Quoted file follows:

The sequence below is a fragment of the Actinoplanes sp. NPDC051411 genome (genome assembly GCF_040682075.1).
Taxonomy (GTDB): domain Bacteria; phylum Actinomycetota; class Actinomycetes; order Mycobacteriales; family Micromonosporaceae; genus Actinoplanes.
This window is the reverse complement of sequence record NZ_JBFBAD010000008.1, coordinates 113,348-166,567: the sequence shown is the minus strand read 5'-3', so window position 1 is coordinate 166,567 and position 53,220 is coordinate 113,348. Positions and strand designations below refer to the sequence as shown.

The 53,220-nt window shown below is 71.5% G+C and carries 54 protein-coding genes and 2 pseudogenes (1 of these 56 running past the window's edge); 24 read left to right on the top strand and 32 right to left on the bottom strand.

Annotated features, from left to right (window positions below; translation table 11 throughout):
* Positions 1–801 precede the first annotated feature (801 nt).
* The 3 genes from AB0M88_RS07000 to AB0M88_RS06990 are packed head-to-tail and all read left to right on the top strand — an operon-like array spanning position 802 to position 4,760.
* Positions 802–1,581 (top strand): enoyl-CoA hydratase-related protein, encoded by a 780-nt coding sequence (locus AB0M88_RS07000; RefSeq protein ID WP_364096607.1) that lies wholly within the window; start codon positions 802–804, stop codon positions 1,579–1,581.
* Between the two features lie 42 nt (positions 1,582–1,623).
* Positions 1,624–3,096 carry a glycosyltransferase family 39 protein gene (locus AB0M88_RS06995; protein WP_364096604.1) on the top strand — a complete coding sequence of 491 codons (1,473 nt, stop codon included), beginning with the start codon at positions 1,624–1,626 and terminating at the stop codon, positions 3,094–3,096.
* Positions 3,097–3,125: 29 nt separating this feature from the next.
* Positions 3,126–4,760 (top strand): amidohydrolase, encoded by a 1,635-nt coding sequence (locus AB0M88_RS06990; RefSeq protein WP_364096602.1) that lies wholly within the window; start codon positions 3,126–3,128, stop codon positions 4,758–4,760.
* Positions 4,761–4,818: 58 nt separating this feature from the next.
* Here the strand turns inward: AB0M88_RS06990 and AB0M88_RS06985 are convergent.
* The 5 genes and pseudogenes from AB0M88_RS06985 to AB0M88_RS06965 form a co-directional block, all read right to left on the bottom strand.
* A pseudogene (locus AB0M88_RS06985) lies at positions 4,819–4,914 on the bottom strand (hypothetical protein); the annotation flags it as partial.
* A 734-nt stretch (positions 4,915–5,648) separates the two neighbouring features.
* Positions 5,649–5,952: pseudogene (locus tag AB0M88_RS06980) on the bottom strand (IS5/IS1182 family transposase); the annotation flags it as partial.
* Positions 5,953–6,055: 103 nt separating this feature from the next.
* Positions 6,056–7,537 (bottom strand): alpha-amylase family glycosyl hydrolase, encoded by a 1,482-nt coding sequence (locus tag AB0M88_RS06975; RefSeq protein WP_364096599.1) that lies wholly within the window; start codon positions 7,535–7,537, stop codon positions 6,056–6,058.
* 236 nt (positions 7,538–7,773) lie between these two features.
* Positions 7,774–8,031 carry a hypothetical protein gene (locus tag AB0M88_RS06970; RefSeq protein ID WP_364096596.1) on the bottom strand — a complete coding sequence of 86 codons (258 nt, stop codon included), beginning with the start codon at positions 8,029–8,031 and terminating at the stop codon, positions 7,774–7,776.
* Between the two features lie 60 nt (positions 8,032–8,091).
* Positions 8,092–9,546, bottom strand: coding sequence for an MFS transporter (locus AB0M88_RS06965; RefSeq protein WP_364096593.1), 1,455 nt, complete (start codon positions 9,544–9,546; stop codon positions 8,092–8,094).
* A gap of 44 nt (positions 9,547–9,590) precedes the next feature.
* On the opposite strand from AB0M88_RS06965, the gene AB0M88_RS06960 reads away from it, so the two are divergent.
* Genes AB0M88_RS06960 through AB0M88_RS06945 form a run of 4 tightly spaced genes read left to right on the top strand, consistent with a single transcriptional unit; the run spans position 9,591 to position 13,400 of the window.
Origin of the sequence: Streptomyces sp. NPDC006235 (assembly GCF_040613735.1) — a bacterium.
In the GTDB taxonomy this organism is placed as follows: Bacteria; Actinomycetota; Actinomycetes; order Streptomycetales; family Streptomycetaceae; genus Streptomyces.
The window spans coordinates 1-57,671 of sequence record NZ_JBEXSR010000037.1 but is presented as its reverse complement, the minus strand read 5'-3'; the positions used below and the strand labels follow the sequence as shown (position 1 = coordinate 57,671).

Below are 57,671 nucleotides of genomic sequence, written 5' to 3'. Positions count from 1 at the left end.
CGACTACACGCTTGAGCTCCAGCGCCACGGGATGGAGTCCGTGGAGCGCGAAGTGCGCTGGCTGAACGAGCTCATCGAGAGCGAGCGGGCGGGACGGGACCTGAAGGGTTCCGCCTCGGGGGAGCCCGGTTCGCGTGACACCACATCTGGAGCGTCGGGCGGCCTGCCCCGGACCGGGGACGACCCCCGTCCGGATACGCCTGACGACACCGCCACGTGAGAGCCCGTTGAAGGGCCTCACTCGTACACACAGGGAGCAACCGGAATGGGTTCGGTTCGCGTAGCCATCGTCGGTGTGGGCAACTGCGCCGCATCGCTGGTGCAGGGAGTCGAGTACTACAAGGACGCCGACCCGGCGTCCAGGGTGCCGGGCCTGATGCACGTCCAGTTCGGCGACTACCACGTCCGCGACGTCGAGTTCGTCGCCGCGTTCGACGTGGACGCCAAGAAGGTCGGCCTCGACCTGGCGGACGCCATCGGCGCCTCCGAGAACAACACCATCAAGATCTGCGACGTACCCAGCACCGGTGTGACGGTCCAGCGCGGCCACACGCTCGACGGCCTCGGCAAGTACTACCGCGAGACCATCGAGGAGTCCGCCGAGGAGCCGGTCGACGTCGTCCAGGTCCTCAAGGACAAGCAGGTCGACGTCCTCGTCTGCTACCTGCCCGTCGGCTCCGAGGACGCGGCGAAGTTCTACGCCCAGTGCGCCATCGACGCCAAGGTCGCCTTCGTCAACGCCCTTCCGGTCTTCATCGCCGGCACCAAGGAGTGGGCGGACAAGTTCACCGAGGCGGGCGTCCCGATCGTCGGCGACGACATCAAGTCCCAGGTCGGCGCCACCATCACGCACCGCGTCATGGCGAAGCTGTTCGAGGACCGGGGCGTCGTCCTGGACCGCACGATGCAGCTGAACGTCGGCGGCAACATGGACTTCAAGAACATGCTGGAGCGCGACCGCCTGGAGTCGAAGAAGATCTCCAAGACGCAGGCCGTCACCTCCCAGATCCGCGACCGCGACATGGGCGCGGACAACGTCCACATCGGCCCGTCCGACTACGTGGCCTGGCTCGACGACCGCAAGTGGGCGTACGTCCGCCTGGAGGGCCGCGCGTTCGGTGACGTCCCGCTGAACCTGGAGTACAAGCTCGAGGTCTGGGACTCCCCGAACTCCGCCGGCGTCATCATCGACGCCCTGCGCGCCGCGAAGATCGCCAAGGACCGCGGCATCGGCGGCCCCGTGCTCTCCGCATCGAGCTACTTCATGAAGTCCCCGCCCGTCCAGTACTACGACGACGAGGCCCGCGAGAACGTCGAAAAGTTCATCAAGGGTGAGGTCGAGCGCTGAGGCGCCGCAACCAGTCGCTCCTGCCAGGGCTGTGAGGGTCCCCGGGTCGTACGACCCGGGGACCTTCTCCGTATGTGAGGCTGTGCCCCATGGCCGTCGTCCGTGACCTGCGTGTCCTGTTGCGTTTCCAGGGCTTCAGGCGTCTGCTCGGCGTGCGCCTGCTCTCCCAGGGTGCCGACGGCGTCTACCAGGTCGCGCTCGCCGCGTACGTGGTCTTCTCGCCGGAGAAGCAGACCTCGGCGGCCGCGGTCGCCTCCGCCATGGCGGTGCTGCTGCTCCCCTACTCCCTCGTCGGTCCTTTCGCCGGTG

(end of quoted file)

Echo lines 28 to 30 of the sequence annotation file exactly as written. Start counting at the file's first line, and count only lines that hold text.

Origin of the sequence: Streptomyces sp. NPDC006235 (assembly GCF_040613735.1) — a bacterium.
In the GTDB taxonomy this organism is placed as follows: Bacteria; Actinomycetota; Actinomycetes; order Streptomycetales; family Streptomycetaceae; genus Streptomyces.
The window spans coordinates 1-57,671 of sequence record NZ_JBEXSR010000037.1 but is presented as its reverse complement, the minus strand read 5'-3'; the positions used below and the strand labels follow the sequence as shown (position 1 = coordinate 57,671).